The Adventures of Huckleberry Finn is being reprinted and one of the main questions surrounding the upcoming unveiling by one scholar came across my ears on the radio. Should Mark Twain’s use of the N-word be sanitized to fit audiences and readers of today and beyond? There are a lot of posts and articles about this, and here’s one I’ll suggest, though you can find a dozen easily.
High school and college students, of whatever color and skin tone, are reading the 200+ references to Black folks and first-nation peoples in the novel, constantly employing the word that’s frowned upon by Black folks, Native people, and other folks. Point a pin here: it is true that the N-word is used within the Black community with a frequency that is both constant and contested. I’m not going there in this post. This post is about writing and publishing.
I think the language in Mark Twain’s novel should stay the way he printed it. Here’s why.
- That’s the way Twain wrote the novel. As a to-be-published novelist I take this matter seriously. Writing is hard. Writing is work. After all that fighting and researching and soul-wrenching and editing and emailing and reading tracked changes and questioning whether I should do this or something else and crossing of my eyes, I don’t want somebody else changing the words which finally get to the printed page. Of course someone will edit my work. I told Dawn the other day that my freelance editor is working. My agent, when I get one, will have a revision letter. My in-house editor will have her or his own multiple-page vision which will require another (re)writing. So, it’s not that changing words is a problem. The problem is that the writer goes through those steps to agree with himself of what he wishes to be printed. I’d despise having someone change 200+ words in my novel–whatever the word or words.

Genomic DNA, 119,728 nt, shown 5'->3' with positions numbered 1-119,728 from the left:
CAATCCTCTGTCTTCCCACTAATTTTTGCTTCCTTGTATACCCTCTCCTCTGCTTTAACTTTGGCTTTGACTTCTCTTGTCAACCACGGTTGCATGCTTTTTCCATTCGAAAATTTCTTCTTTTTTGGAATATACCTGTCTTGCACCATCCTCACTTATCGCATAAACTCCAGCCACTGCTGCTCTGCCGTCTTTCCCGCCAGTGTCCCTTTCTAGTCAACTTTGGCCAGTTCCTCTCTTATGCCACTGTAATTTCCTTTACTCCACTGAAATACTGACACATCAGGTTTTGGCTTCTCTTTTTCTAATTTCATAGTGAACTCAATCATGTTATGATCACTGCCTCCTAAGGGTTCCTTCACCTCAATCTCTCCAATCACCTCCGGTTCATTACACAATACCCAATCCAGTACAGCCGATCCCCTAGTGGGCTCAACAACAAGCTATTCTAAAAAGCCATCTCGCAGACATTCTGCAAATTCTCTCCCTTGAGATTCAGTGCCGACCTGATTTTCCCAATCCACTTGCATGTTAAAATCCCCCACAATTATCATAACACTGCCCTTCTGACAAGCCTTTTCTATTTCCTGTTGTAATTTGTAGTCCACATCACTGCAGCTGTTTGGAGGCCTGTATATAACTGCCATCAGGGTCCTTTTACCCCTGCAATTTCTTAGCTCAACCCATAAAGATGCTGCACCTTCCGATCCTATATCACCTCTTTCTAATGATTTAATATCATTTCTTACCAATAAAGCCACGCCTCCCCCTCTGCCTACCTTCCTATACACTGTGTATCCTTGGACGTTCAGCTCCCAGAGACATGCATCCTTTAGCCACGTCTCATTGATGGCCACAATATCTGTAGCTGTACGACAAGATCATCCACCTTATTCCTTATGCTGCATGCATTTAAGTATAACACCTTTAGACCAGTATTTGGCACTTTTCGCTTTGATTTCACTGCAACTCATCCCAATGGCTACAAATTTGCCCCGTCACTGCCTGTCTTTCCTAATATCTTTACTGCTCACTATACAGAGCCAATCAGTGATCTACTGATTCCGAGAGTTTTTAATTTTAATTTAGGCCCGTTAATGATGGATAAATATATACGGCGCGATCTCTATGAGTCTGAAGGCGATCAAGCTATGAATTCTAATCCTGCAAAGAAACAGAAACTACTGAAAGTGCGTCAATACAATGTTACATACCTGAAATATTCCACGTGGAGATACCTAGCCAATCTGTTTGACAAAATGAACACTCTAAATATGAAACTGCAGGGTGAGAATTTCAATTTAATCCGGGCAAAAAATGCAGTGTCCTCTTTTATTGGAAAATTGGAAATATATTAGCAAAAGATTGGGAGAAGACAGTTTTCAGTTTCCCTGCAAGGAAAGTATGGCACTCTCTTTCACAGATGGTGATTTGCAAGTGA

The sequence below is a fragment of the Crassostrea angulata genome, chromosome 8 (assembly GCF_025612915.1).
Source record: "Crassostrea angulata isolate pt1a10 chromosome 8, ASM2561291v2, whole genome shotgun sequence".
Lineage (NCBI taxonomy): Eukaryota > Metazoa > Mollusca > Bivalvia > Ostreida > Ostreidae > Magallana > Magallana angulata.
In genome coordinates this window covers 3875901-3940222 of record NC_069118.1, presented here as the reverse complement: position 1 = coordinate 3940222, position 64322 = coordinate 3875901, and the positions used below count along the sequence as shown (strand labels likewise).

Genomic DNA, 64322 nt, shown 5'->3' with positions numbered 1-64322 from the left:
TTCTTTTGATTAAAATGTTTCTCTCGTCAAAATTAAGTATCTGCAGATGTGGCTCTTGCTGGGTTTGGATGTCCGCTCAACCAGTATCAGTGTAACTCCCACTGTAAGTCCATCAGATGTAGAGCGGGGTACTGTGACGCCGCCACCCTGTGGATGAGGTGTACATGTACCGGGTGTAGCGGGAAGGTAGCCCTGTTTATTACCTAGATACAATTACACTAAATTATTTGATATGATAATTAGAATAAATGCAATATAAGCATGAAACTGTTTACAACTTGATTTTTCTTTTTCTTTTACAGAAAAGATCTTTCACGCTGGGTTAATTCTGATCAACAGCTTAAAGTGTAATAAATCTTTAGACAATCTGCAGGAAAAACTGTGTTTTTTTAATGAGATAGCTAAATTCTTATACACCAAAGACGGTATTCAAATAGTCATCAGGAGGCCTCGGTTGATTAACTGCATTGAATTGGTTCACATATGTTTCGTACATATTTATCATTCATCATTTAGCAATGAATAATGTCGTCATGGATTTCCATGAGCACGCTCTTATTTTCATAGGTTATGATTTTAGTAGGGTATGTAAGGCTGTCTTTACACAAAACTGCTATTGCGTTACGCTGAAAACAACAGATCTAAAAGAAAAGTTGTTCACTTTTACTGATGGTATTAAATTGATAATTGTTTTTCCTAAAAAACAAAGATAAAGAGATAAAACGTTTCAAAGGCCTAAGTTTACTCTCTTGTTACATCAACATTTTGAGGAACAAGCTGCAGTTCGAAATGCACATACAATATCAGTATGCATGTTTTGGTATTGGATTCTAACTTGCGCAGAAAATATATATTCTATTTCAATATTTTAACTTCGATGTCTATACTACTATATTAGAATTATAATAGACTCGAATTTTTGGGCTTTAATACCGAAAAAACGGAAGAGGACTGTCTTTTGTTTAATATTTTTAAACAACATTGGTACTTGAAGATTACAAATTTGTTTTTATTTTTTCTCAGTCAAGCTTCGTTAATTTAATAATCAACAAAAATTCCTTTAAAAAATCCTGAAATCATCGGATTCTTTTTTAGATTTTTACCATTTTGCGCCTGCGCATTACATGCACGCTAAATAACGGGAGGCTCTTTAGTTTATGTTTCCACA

- Language is instructive and contextual. Twain’s language anchors the reader and student in his world or at least in his vision of a world as created for that novel. The language sprung from his time and it teaches us, in our time, about the society around the author who was married to a Black woman, or, more appropriately, around his characters. I read a quote from a teacher saying that that teacher would love to teach the novel but that “In the new classroom, it’s really not acceptable.” Of course I asked the teacher in my head, what’s the new classroom and when has it ever really been acceptable in “contemporary” times? That said, Twain’s words do teach. The uncomfortability that lifts in that teacher’s students and in their throats is instructive. Those things are symbolic of a problem with the souls of a reading and language-using public that so spoke of Black folk and Native people. Last, remember that Twain’s use of his words were counter-cultural, and that goes back to my first point. Why change them?
What do you think?